So I sat down this weekend and after a couple of false starts and getting thoroughly discouraged by the ‘boring’ chapter I had to write,  I hit my stride.  I feel much better about the chapter now, and have found it wasn’t so boring after all!

J-A’s Writing Process – Step 3 – The Story Arc

This is where it will become obvious that I’m a planner (ie I plan before I start to write), not a freefaller (ie someone who just sits down and writes without any idea of where it’s going to go).  However, this is something that I think would be helpful for freefallers as well, so give it a go.

After I’ve done my characters, I’ve usually got some thoughts about how the idea I’ve had is going to develop.  At this stage, I’ll sit down and do some brainstorming about possible outcomes for the story.  Nothing too detailed, just general thoughts.  Who’s going to win?  What growth is my main character going to go through?  What’s going to propel them forward in search of whatever it is they’re looking for (and therefore, propel the book forward)?  What will they have to overcome and why?  I may not have a very specific idea of what will actually happen, but I’ll have a general feeling for what kind of resolution there’ll be.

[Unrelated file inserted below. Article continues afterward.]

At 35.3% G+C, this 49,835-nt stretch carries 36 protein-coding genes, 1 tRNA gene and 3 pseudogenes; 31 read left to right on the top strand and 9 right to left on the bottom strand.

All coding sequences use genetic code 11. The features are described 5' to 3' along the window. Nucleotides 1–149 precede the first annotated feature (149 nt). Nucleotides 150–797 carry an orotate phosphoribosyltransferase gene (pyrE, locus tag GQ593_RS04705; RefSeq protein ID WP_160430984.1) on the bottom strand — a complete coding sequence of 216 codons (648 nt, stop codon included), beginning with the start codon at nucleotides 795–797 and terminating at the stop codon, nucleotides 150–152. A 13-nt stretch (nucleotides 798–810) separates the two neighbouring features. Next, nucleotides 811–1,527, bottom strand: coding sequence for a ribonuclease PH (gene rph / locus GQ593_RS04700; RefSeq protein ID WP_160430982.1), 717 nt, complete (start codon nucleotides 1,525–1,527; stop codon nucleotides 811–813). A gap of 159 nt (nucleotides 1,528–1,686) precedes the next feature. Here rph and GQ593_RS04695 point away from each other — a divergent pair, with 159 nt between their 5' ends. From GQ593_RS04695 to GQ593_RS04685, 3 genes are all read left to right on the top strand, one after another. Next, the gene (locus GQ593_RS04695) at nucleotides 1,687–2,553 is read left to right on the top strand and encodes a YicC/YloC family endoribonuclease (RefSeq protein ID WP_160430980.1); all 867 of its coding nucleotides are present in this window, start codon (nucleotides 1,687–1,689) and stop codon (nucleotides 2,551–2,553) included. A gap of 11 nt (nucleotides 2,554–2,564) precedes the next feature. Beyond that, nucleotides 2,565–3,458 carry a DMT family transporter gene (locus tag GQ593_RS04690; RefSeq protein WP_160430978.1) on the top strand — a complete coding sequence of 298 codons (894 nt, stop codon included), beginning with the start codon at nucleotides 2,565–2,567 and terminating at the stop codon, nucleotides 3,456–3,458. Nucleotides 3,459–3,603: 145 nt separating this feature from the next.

You can see from the above that my stories are character driven, but the same works for plot driven books too.  In fact, maybe you have an even clearer idea of where things are going to end and how. 

Once I’ve got my end of the story, I then think about where my character is at the beginning of the story.  Are they happy or are they restless?  Why?  What do they value in life?  What have they got to lose?   This gives me the two ends of the story.